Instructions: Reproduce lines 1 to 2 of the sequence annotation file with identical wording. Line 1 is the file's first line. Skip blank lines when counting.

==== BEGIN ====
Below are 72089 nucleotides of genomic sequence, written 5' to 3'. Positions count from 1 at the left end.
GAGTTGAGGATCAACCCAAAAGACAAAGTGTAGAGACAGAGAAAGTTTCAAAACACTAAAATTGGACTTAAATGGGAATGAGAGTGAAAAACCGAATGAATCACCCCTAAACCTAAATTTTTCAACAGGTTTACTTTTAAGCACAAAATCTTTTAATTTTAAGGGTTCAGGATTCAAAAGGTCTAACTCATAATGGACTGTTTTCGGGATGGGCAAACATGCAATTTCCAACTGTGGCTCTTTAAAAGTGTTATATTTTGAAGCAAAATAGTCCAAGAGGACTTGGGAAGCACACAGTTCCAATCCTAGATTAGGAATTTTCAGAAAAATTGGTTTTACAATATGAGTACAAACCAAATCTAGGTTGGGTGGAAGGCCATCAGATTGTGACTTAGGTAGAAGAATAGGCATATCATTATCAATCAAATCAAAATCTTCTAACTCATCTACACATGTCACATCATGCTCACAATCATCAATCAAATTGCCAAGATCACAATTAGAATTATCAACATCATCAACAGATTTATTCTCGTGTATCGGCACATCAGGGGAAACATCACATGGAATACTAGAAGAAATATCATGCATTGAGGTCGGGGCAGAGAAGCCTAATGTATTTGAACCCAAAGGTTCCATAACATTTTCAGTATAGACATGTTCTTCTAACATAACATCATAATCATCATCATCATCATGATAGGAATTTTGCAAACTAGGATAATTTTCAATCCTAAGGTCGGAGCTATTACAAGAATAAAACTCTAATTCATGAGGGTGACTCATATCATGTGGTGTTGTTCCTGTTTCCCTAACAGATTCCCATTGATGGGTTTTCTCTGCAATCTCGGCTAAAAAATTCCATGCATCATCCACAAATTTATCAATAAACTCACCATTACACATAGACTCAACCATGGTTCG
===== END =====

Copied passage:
Below are 72089 nucleotides of genomic sequence, written 5' to 3'. Positions count from 1 at the left end.
GAGTTGAGGATCAACCCAAAAGACAAAGTGTAGAGACAGAGAAAGTTTCAAAACACTAAAATTGGACTTAAATGGGAATGAGAGTGAAAAACCGAATGAATCACCCCTAAACCTAAATTTTTCAACAGGTTTACTTTTAAGCACAAAATCTTTTAATTTTAAGGGTTCAGGATTCAAAAGGTCTAACTCATAATGGACTGTTTTCGGGATGGGCAAACATGCAATTTCCAACTGTGGCTCTTTAAAAGTGTTATATTTTGAAGCAAAATAGTCCAAGAGGACTTGGGAAGCACACAGTTCCAATCCTAGATTAGGAATTTTCAGAAAAATTGGTTTTACAATATGAGTACAAACCAAATCTAGGTTGGGTGGAAGGCCATCAGATTGTGACTTAGGTAGAAGAATAGGCATATCATTATCAATCAAATCAAAATCTTCTAACTCATCTACACATGTCACATCATGCTCACAATCATCAATCAAATTGCCAAGATCACAATTAGAATTATCAACATCATCAACAGATTTATTCTCGTGTATCGGCACATCAGGGGAAACATCACATGGAATACTAGAAGAAATATCATGCATTGAGGTCGGGGCAGAGAAGCCTAATGTATTTGAACCCAAAGGTTCCATAACATTTTCAGTATAGACATGTTCTTCTAACATAACATCATAATCATCATCATCATCATGATAGGAATTTTGCAAACTAGGATAATTTTCAATCCTAAGGTCGGAGCTATTACAAGAATAAAACTCTAATTCATGAGGGTGACTCATATCATGTGGTGTTGTTCCTGTTTCCCTAACAGATTCCCATTGATGGGTTTTCTCTGCAATCTCGGCTAAAAAATTCCATGCATCATCCACAAATTTATCAATAAACTCACCATTACACATAGACTCAACCATGGTTCG